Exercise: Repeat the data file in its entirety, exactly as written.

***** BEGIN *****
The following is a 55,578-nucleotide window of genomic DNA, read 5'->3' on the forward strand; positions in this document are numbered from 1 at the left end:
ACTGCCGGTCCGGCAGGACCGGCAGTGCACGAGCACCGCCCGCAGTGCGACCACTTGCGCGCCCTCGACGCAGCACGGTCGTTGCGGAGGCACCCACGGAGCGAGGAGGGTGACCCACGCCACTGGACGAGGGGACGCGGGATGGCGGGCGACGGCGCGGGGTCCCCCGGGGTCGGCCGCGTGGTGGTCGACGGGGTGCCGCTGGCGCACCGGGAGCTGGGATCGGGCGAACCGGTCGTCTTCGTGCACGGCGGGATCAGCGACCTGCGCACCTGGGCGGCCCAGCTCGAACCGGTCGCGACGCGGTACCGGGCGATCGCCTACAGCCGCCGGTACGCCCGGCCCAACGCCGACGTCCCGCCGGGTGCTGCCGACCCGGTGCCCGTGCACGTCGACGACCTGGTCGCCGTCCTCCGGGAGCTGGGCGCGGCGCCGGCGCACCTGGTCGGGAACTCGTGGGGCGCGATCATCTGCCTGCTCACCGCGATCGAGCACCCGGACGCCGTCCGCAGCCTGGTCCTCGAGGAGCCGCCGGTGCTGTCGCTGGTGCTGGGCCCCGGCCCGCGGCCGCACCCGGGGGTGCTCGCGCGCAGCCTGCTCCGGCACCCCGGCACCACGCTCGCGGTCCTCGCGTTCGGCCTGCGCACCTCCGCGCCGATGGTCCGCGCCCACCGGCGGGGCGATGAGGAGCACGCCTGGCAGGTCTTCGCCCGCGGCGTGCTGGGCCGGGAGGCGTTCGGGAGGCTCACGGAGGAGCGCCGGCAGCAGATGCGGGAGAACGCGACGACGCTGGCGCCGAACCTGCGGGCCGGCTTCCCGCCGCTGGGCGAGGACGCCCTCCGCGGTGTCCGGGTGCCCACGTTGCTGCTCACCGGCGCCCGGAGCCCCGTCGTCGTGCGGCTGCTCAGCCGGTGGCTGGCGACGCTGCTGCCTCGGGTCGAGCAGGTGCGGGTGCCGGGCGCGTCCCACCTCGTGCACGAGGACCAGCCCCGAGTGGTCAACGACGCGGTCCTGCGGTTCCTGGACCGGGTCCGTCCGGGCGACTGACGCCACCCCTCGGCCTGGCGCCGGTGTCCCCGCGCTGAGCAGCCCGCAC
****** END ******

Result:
The following is a 55,578-nucleotide window of genomic DNA, read 5'->3' on the forward strand; positions in this document are numbered from 1 at the left end:
ACTGCCGGTCCGGCAGGACCGGCAGTGCACGAGCACCGCCCGCAGTGCGACCACTTGCGCGCCCTCGACGCAGCACGGTCGTTGCGGAGGCACCCACGGAGCGAGGAGGGTGACCCACGCCACTGGACGAGGGGACGCGGGATGGCGGGCGACGGCGCGGGGTCCCCCGGGGTCGGCCGCGTGGTGGTCGACGGGGTGCCGCTGGCGCACCGGGAGCTGGGATCGGGCGAACCGGTCGTCTTCGTGCACGGCGGGATCAGCGACCTGCGCACCTGGGCGGCCCAGCTCGAACCGGTCGCGACGCGGTACCGGGCGATCGCCTACAGCCGCCGGTACGCCCGGCCCAACGCCGACGTCCCGCCGGGTGCTGCCGACCCGGTGCCCGTGCACGTCGACGACCTGGTCGCCGTCCTCCGGGAGCTGGGCGCGGCGCCGGCGCACCTGGTCGGGAACTCGTGGGGCGCGATCATCTGCCTGCTCACCGCGATCGAGCACCCGGACGCCGTCCGCAGCCTGGTCCTCGAGGAGCCGCCGGTGCTGTCGCTGGTGCTGGGCCCCGGCCCGCGGCCGCACCCGGGGGTGCTCGCGCGCAGCCTGCTCCGGCACCCCGGCACCACGCTCGCGGTCCTCGCGTTCGGCCTGCGCACCTCCGCGCCGATGGTCCGCGCCCACCGGCGGGGCGATGAGGAGCACGCCTGGCAGGTCTTCGCCCGCGGCGTGCTGGGCCGGGAGGCGTTCGGGAGGCTCACGGAGGAGCGCCGGCAGCAGATGCGGGAGAACGCGACGACGCTGGCGCCGAACCTGCGGGCCGGCTTCCCGCCGCTGGGCGAGGACGCCCTCCGCGGTGTCCGGGTGCCCACGTTGCTGCTCACCGGCGCCCGGAGCCCCGTCGTCGTGCGGCTGCTCAGCCGGTGGCTGGCGACGCTGCTGCCTCGGGTCGAGCAGGTGCGGGTGCCGGGCGCGTCCCACCTCGTGCACGAGGACCAGCCCCGAGTGGTCAACGACGCGGTCCTGCGGTTCCTGGACCGGGTCCGTCCGGGCGACTGACGCCACCCCTCGGCCTGGCGCCGGTGTCCCCGCGCTGAGCAGCCCGCAC